Robert Taylor brings back from Oxford an entertaining rah-rah film which is full of breathless quarter-mile dashes, heartbreaking boat race finishes and surefire sentiment - Metro's first British-made film under Hollywood supervision and with Hollywood principals and director.
Robert Taylor brings back from Oxford an entertaining rah-rah film which is full of breathless quarter-mile dashes, heartbreaking boat race finishes and surefire sentiment – Metro’s first British-made film under Hollywood supervision and with Hollywood principals and director.
Some of the opening sequennces were made on the west coast and pasted to what was shot in England. Taylor, Lionel Barrymore, Maureen O’Sullivan, Harold Rosson, cameraman, and Jack Conway and his directorial crew crossed the Atlantic. Their efforts were supported by British film and stage players, and Michael Balcon, formerly production head of Gaumont-British, acted as producer.
It is reported that the film players never were permitted within the sacred precincts of Oxford university which is unimportant from a picture viewpoint as the architectural reproductions have been carefully and effectively photographed.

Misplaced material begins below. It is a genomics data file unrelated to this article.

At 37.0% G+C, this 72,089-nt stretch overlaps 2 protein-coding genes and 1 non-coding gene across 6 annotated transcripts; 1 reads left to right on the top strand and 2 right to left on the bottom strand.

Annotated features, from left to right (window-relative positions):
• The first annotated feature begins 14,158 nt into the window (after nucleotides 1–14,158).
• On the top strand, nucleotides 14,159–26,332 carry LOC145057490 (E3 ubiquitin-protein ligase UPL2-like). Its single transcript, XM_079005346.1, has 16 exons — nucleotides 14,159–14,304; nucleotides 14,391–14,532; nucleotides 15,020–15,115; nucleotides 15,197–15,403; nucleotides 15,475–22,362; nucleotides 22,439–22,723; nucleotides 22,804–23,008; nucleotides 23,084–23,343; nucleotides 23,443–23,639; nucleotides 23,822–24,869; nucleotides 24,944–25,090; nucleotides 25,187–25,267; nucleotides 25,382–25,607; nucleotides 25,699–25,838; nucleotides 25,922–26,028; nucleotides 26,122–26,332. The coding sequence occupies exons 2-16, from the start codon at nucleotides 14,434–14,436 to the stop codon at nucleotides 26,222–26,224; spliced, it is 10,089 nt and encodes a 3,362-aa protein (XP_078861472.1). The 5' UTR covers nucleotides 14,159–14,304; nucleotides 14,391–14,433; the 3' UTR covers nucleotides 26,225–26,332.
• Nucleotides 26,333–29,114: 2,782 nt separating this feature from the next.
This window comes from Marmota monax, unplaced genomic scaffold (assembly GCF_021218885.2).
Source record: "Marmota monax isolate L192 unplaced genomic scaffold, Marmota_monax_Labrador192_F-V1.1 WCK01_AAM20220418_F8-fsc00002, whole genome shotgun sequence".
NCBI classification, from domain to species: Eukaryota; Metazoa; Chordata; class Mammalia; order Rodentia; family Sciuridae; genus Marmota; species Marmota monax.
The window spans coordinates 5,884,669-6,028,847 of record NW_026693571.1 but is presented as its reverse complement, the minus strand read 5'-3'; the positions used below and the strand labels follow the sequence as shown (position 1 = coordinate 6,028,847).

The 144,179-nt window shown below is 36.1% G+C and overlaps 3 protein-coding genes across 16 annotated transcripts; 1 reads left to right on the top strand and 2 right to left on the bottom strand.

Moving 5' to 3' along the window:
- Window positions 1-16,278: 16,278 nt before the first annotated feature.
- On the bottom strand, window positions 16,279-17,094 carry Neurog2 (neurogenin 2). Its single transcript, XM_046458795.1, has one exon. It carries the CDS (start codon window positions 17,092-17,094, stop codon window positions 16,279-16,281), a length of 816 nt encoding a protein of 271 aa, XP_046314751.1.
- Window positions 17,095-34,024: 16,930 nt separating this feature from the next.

What Conway has caught is the humor of student life at the university. This is the background for Taylor’s adventures, the wall against which a cocky Yank bounces his somewhat enlarged head, eventually regaining his poise a better and tamed human being. [Original story by Leon Gordon, Sidney Gilliatt and Michael Hogan, based on an idea by John Monk Saunders.]
Teamed to these sometimes hilarious adventures is a sentimental story which tells of Taylor’s liking for O’Sullivan, whose brother is a rival in undergraduate affairs.
Edmund Gwenn as the Dean of Cardinal College, one of the Oxford group, does a standout. Griffith Jones is an English boy, and gives a sincere and earnest performance. O’Sullivan and her diction fit nicely into ensemble, and Vivien Leigh, as a college vamp, has looks and a way about her.